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Group asks commissioners to advance with animal shelter
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    With more animals coming in than going out, the Statesboro-Bulloch County Animal Shelter is closed to incoming animals more than it is open, said Bulloch County Public Safety Director Ted Wynn.
    He, along with Bulloch County Humane Enforcement officers, shelter employees and members of the Statesboro-Bulloch County Humane Society spoke during Tuesday’s Bulloch County Commission meeting, asking commissioners to consider moving ahead with plans for a new shelter, which are slated for funding by the 2007 Special Purpose Local Option Sales Tax.
    The current building, located on Mill Creek Road off U.S. 301 North, is “several decades old, in constant need of repair,”  and much too small, Wynn said. The shelter facility is overcrowded, noisy, and there is no “get-acquainted or counseling areas” for potential adoptive families to spend time with animals.
    The shelter experiences “weekly shut-downs” because there is no room for more incoming dogs and cats, and regulations concerning euthanasia and slow adoption rates make it hard to keep the shelter open for incoming animals, he said.
    The cramped areas are “difficult to work in, there is limited storage and poor air exchange, poor sewage disposal and porous housing materials,” he said.
    A “new, state of the art” facility will encourage citizens to visit and adopt, Wynn said.
    Showing photos of the current shelter as well as those from shelters in Jonesboro, N.C. and Vero Beach, Fla.,  Wynn said a “thrift shop” inside the  new facility would generate revenue. The new shelter he and others envision would “expand humane education and be a resource for the community,” a place where students could visit, he said.
    The county already has the property, adjacent to the current shelter, and Wynn said the future facility would be a “true and positive community center for animals and people.”
    Adoptable animals would be shown in a more homelike environment instead of wire cages where they can see — and bark at — other animals, he said.
    The new facility would have a clinic, exam and surgery areas and officials are considering future spay and neuter services, too, he said.
    With not much room at all currently, employees would have a better work environment in a new facility with a kitchen and conference room, he said.

Overcrowding, angry citizens
    Bulloch County Humane Enforcement Supervisor Joey Sanders told commissioners the new facility is an urgent need.
    “Every year the number of animals in the community grows ... including aggressive and stray animals,” he said. The shelter took in 445 dogs and cats in May, but the number adopted was far less. “We have to shuffle (the animals) around and stay overcrowded.”
    Almost 3,000 animals came through the shelter last year “and every year that number is growing,” he said. “We’re really needing a bigger facility for  the animals.”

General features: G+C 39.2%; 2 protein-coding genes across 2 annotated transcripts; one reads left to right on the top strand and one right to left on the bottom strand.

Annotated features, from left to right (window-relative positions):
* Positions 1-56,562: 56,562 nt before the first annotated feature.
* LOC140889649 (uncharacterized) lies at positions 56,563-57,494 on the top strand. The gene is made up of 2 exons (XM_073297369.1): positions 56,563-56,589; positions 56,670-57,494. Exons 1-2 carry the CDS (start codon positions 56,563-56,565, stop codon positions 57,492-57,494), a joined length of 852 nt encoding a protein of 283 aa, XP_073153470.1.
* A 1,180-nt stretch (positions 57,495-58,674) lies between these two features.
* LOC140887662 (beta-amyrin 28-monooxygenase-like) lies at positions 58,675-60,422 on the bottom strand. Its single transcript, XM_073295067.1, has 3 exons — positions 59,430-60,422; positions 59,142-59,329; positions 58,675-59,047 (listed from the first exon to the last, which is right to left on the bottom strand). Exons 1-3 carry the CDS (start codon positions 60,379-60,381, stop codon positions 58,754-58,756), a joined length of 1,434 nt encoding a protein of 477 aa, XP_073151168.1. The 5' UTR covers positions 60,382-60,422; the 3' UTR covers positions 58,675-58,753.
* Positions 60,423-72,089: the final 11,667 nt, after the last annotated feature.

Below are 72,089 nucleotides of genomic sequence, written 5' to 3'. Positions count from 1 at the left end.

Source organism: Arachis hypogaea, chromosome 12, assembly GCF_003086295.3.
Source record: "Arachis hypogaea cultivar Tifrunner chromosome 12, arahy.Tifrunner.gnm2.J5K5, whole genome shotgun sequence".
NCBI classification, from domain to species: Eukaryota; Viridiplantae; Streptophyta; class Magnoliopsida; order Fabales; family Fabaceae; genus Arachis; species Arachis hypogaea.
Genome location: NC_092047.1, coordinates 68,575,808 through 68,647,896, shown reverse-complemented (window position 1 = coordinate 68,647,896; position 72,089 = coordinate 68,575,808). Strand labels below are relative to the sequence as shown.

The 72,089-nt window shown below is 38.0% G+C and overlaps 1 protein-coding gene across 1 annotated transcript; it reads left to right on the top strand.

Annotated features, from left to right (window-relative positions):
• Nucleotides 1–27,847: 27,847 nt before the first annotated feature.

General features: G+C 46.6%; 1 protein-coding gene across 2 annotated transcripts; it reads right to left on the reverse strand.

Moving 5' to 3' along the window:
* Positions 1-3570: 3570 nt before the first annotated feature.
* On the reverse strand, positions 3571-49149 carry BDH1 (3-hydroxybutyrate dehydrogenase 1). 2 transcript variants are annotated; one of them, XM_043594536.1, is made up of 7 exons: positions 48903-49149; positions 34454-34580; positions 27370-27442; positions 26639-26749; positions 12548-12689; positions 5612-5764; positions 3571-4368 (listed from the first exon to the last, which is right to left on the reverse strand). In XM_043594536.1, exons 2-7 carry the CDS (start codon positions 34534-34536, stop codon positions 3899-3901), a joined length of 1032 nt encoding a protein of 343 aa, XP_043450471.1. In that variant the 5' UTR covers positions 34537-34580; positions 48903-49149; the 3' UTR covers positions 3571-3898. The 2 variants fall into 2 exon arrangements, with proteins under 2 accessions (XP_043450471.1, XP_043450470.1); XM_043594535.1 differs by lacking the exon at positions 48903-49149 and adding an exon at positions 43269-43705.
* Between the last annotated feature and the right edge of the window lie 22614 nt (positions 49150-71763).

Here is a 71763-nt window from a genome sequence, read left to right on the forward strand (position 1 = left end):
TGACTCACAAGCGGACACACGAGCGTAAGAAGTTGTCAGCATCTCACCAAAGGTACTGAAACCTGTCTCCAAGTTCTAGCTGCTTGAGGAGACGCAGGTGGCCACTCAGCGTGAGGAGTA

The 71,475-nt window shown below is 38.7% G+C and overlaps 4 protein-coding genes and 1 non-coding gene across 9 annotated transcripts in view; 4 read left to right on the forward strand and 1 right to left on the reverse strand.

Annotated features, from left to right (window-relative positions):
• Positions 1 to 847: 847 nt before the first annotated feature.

Some animals in the shelter aren’t strays. Dogs and cats that bite people must be quarantined at the shelter until the results of rabies testing are returned.
    “We have four to five bite cases as well, and (the animals) must be quarantined,” Sanders said.
    Animals brought in for bite cases must be safely contained. “It’s very important these animals don’t escape from us.” A new facility would include a sally port where employees could drive inside, and if an animal did escape the holding cage it would still be inside an enclosure, he said.
    Shelter Manager Wendy Joiner told commissioners “We’re open six days a week, but only two or three of  those days we take in animals. The other days we are shut down, full.” People bringing in animals for surrender get angry when they are turned away, she said.
    Sanders told commissioners most people turned away do not take their unwanted animals home, but drop them off somewhere in the county. That’s when other citizens call to complain, and the shelter is still full, so officers have nowhere to place animals they pick up.
    A full shelter, with noisy dogs, is overwhelming and affects adoptions. If a new shelter were built, dogs could be kept where they do not see each other, and in an environment where they would not be prompted to bark and whine, he said.
    As it is in the current shelter, people are overwhelmed by overcrowded pens and dogs barking for attention as well as challenging other dogs.  Children become scared and parents leave without adopting a pet, he said. “We see this just about every other day.”
    Local veterinarian Dr. Stan Lee, who works with the shelter, also spoke to commissioners, asking for consideration in moving ahead with the shelter plans.
    Leslie Sprando, humane society member and a member of  the shelter advisory committee, also spoke, mentioning the $500,000  in 2007 SPLOST money allotted for the shelter’s construction.
    She asked the county to hire an architect to design the shelter “so we can know how much money we need to have the shelter we need.” She also suggested using inmate labor for the project.
    Commission  Chairman Garrett Nevil suggested the committee seek other means of finding shelter blueprints that would be free, thus saving the cost of hiring an architect and reserving funds for the actual construction.
    After the SPLOST money is collected, the building construction should begin by 2009 or 2010, said Bulloch County Manger Tom Couch.

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